March 2, 2017NY Klezmer Series Proudly Presents:A Night of Love: Collaborative Multimedia Project: Music by Inna Barmash and Band interspersed with readings from Yiddish Scholar/Author Naomi Seidman from her new book, ““The Marriage Plot: Or, How Jews Fell in Love With Love, and with Literature”
Jalopy Theater and School of Music
315 Columbia Street Brooklyn, New York 11231
phone 718.395.3214 www.jalopy.biz
Twinkling Lullabies & Songs of Love and Love Gone Wrong
Inna Barmash will bring her program of Yiddish songs to the New York Klezmer Series. The program explores art songs and folk songs, including rarely heard treasures of old Soviet era anthologies of songs collected in the shtetls of Ukraine in the 1920s and art songs by Soviet composers set to Yiddish poetry. Joining Inna on stage are Lev ‘Ljova’ Zhurbin (viola/fadolin), Shoko Nagai (piano/accordion), Dmitri Zisl Slepovitch (clarinet/bass clarinet) and Dmitry Ishenko (bass). With this group of musicians, as part of the BluePrint Fellowship project of COJECO, Inna released a recording, Yiddish Lullabies & Love Songs, in November 2013.
About Inna Barmash
Inna first started singing in Yiddish back in her home city of Vilnius, Lithuania as a child in the late 80s. After immigrating to the US with her family in 1991, Inna has continued singing in Yiddish, Russian and other languages with numerous klezmer and folk groups in the NY area. She is the vocalist of the chamber folk band Ljova & the Kontraband and co-leads the gypsy dance party band Romashka.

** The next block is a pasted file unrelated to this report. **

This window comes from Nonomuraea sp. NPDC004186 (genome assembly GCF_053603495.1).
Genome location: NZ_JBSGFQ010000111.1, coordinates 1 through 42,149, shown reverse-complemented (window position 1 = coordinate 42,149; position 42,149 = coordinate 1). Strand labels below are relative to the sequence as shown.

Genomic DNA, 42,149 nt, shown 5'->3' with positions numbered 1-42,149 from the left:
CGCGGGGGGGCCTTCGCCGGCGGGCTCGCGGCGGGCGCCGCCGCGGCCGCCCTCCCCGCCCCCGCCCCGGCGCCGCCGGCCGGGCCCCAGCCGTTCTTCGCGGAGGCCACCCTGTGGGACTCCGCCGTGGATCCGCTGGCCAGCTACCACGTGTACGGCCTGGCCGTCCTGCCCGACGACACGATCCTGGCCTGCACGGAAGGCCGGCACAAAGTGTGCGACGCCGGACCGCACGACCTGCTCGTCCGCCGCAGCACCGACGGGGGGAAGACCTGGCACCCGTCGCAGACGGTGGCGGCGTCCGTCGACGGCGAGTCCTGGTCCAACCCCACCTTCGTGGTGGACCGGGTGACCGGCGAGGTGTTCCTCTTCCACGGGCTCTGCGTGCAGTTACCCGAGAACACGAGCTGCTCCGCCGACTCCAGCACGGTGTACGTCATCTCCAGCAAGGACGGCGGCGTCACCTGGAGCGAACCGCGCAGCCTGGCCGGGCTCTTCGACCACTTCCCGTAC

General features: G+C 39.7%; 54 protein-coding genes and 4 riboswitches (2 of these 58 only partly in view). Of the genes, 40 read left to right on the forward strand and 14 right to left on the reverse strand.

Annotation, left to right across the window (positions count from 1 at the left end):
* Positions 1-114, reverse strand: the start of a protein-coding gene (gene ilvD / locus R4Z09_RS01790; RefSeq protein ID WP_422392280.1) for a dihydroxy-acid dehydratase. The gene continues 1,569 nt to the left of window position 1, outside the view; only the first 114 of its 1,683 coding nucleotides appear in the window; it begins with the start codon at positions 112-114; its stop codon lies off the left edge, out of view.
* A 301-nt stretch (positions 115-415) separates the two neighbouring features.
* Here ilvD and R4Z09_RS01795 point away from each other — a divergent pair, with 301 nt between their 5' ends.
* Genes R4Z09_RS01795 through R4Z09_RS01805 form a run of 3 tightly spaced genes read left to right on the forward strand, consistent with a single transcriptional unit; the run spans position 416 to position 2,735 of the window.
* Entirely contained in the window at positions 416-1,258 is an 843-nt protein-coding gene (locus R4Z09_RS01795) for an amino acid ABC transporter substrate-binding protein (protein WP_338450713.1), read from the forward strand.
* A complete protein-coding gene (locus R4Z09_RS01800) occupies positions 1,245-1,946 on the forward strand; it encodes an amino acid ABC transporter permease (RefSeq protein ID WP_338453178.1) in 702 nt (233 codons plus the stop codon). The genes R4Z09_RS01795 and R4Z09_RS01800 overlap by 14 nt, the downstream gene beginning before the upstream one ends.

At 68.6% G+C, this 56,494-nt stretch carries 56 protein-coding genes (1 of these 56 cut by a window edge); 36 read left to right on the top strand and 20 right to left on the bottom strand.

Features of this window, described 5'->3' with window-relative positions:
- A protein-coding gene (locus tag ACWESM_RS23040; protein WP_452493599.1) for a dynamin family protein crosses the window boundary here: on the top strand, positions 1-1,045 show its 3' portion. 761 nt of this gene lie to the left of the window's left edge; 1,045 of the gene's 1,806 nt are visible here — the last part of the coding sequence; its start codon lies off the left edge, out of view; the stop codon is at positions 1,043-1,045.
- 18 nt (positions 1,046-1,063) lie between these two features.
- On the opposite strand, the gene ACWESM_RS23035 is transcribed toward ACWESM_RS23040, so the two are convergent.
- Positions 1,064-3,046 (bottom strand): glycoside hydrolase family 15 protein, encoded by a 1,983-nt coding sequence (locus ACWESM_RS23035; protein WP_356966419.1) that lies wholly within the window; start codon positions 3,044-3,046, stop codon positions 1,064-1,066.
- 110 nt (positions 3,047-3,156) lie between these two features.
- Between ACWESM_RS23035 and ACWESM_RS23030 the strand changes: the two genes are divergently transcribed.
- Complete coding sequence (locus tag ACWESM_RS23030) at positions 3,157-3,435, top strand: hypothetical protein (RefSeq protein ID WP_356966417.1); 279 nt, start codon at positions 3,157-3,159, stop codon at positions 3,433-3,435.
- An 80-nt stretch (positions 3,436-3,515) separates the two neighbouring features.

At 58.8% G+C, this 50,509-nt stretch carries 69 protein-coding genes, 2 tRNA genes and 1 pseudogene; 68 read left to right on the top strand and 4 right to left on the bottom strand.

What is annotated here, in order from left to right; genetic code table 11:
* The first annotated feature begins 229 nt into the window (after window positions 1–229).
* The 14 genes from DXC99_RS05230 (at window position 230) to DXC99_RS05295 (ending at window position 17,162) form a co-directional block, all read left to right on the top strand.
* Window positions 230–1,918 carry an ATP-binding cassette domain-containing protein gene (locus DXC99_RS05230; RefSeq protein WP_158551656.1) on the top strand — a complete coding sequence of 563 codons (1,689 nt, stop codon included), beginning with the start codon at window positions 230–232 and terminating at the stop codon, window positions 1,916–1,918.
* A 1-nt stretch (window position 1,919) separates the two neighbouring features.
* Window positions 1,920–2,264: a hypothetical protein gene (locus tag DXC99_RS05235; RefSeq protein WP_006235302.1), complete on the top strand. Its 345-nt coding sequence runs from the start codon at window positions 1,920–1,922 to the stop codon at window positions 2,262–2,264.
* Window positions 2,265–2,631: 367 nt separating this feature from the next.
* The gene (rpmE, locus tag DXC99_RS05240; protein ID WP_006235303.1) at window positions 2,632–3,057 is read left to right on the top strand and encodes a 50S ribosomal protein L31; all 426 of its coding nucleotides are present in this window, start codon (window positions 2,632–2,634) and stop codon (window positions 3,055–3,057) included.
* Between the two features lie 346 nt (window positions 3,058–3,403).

The “Yiddish Lullabies & Love Songs” recording was made possible through a grant by the BluePrint Fellowship project of COJECO, funded by the UJA-Federation of New York and Genesis Philanthropy Group.
Readings By Naomi Seidman from her new book “The Marriage Plot; or How Jews Fell in Love with Love, and with Literature”
For nineteenth-century Eastern European Jews, modernization entailed the abandonment of arranged marriage in favor of the “love match.” Romantic novels taught Jewish readers the rules of romance and the choreography of courtship. But because these new conceptions of romance were rooted in the Christian and chivalric traditions, the Jewish embrace of “the love religion” was always partial.
In The Marriage Plot, Naomi Seidman considers the evolution of Jewish love and marriage though the literature that provided Jews with a sentimental education, highlighting a persistent ambivalence in the Jewish adoption of European romantic ideologies. Nineteenth-century Hebrew and Yiddish literature tempered romantic love with the claims of family and community, and treated the rules of gender complementarity as comedic fodder. Twentieth-century Jewish writers turned back to tradition, finding pleasures in matchmaking, intergenerational ties, and sexual segregation. In the modern Jewish voices of Sigmund Freud, Erica Jong, Philip Roth, and Tony Kushner, the Jewish heretical challenge to the European romantic sublime has become the central sexual ideology of our time.
“Naomi Seidman has written a provocative and important study that deftly theorizes Jewish secular modernity through the lens of sexuality. Moving beyond the paradigms of queer and postcolonial studies, The Marriage Plot locates a changing sexual world that articulated its own sexual and gender norms through an erotic recovery of Jewish tradition. In her lively and insightful readings of the modern Jewish canon, Seidman shows that the secularization of Jewish cultural life was far from a straightforward narrative of sexual progress and liberation for men and women.”—Allison Schachter, Vanderbilt University
About the author
Naomi Seidman is Koret Professor of Jewish Culture at the Graduate Theological Union in Berkeley, and a 2016 Guggenheim Fellow. She is the author of Faithful Renderings: Jewish-Christian Difference and the Politics of Translation(2006) and A Marriage Made in Heaven: The Sexual Politics of Hebrew and Yiddish (1997).